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Find out how I serviced my own boat engine after attending a training course and discovered that more maintenance jobs need doing. As ever the B.O.A.T has lived up to its reputation and I’ll need to bung on another thousand or so in repairs before we go boating this summer.
When I did my two-day engine maintenance course earlier this year I also booked a half day with a qualified engineer so that I had someone to metaphorically “hold my hand” whilst I delved into the contents of my engine bay for the first time. This turned out to be a jolly good idea for several reasons, not least being that the lovely Seb of River Canal Rescue arrived not only with van full of spare parts and tools but loads of enthusiasm and knowledge.
We spent the first hour revising things I had learnt on the course and checking that I thoroughly understood my own boat engine’s version of “the knee bone is connected to the thigh bone”. Seb made me point out and name parts, trace through air, water, diesel, oil and cooling systems, explain how they work and also checked my knowledge for diagnosing the most common faults likely to afflict my thirty year old Thorneycroft marinized Mitsubishi engine.
A quick check of water and oil levels before starting the engine revealed a virtually empty heat exchanger. We topped up the water and started the engine and almost immediately a small trickle of water started to appear next to the battery boxes down the side of the keel tank. Ahhhh, I thought, that’s why there was so much water in that side of the bilge when I cleaned up the other week.
There’s a small hole in the top of the keel tank just where the battery boxes have been welded. We’d barely started on the service but first major repair job already apparent. Fortunately, I’ve got a good friend who’s a brilliant welder but it’s not going to be a quick job to disconnect the electrics, remove all the batteries, grind off battery boxes, weld plate to top of keel tank to patch hole, and then put it all back again.
The first job of the actual engine service was to change the oil. You must do this whilst the engine is warm. Eventually I managed to find a position in the engine bay where I could hold a container under the pump with one hand, operate the cock on the pipe, and pump the oil out, all without burning myself on the now rather warm engine.
Once the oil has been removed into an old oil container I had fun with a filter wrench removing the oil filter. It’s a really good idea to make sure you have plenty of spill mats to hand. A top tip from Seb was that the cut off bottom of a plastic 5 litre container makes a perfect sized drip tray for jobs like these. Putting a new oil filter back on the engine was relatively easy, as was refilling the engine with oil after I’d remembered to close the cock that allows you to pump the oil out.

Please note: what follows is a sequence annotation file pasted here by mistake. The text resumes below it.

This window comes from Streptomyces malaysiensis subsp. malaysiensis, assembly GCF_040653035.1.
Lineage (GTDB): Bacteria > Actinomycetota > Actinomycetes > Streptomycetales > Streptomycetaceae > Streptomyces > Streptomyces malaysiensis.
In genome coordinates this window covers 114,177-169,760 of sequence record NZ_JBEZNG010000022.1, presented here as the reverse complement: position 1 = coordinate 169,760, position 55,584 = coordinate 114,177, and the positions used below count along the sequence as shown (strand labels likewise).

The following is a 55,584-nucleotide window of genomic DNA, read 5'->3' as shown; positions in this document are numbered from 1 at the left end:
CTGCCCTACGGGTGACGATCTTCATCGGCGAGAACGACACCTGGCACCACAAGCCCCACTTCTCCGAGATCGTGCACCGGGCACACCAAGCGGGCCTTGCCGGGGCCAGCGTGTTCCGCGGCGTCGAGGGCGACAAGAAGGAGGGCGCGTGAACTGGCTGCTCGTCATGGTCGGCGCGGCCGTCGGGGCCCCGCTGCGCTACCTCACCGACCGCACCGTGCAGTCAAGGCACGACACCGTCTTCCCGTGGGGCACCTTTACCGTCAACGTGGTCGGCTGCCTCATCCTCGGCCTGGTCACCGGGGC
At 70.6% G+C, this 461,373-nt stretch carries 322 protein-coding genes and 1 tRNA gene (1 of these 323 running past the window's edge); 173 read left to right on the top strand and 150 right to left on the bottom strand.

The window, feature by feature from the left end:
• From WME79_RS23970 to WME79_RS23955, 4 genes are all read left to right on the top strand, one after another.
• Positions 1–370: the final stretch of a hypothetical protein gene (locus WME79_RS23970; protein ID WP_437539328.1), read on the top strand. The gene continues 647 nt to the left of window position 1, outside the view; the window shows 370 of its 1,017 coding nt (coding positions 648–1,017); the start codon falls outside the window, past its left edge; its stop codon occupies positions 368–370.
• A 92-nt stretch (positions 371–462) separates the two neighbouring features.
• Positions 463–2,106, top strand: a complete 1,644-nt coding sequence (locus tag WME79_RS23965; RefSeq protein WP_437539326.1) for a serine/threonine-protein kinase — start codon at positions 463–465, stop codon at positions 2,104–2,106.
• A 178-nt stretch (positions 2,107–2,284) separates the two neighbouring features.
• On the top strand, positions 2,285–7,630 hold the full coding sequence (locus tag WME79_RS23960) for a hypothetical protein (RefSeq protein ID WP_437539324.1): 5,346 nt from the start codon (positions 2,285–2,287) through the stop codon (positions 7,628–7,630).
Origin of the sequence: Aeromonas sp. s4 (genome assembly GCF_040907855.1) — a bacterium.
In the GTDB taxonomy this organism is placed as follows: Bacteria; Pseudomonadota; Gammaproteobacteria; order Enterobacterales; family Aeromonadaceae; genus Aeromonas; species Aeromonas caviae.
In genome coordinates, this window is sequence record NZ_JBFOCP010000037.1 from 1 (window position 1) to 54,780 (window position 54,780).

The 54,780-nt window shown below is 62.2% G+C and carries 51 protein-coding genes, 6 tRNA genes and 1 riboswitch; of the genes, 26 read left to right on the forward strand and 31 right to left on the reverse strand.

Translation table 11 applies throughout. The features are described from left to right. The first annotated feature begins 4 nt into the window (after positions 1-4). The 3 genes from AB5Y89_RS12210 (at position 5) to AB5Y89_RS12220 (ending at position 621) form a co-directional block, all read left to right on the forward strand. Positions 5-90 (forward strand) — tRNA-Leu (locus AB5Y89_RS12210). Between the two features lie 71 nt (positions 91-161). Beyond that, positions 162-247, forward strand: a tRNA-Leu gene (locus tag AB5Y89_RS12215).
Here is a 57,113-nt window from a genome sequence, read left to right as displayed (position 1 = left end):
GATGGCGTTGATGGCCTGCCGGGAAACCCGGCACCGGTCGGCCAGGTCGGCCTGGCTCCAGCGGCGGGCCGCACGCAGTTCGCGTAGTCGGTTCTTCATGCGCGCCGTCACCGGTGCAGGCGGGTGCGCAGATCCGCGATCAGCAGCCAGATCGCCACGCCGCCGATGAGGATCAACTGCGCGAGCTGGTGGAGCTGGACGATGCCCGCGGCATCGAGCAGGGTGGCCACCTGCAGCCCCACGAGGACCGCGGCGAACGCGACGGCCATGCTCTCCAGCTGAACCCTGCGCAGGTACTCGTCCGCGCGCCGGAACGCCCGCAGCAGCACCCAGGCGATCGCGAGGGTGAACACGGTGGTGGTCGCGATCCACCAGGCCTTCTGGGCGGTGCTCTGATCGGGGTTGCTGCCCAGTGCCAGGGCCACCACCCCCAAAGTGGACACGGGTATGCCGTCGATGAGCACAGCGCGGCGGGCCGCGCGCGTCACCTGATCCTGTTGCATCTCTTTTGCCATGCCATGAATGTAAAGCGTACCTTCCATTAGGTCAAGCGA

Checking the condition of the fuel and changing the fuel filter was next up. Undoing the bolts and removing the actual filter was quite easy. The hard bit was ensuring that all the O rings were replaced, including the annoying tiny one that you can’t see that sits in a recess under the head of the filter. After half an hour or so turning the air increasingly blue I admitted defeat. It’s the only thing I didn’t do on this service.
Seb did it in one easy practiced move with the aid of a special pick. Putting the new O ring on was predictably incredibly easy. I then bled all the air out of the fuel system, luckily without having to bleed it on the high-pressure injection side, thanks to having an electric rather than a manual lift pump.
We found a novel use for one of my old hair bun rings to protect the coolant hose from rubbing on an engine bearer. We also tidied up the wiring and checked that nothing was loose that shouldn't be loose.
After checking the air filter and checking and tensioning the fan belt correctly it was time to start the engine again and check there were no leaks. The old girls starts nicely, almost always first time despite her age, but the vibrations at low engine speeds are alarming. Bad news item number two, all the engine mountings are shot and need replacing.
Replacing the engine mounts is a major undertaking as you have to disconnect the engine, gear box and prop shaft, then jack the engine up first at the front and then at the back to replace the mounts, then you have to ensure the engine is sitting perfectly level on the bearers. Next you’ve got to connect the engine back to the gearbox and prop shaft and ensure all three are perfectly aligned. As you can imagine it’s not a particularly cheap job but I’m calling in the experts for this one, I really don’t think I can do it myself. And finally, because we hadn’t noticed that the engine mounts were failing, the vibration has knocked a small hole in the exhaust which will need welding as well.
So mission accomplished, the engine is serviced. I am very happy that I have managed to do everything I need to do for a standard service apart from that difficult little O ring on the fuel filter (but I’ve already got a plan for that!). It has been well worth while doing the course and I feel a sense of achievement.
Going forward I’ve now got a list of jobs that need doing before we go cruising and I’ve drawn up a service schedule and list of other jobs that need doing from repainting the rocker cover and heat exchanger to replacing the ancient bilge pump.
I hope I’ve inspired some of you to take a course and learn more about your boat’s engine. Boat may stand for Bung On Another Thousand but if you learn to do some of it yourself you can save yourself some money in the long run and also have a lot of fun.
Find out what the Canal & River Trust's boating team have been up to.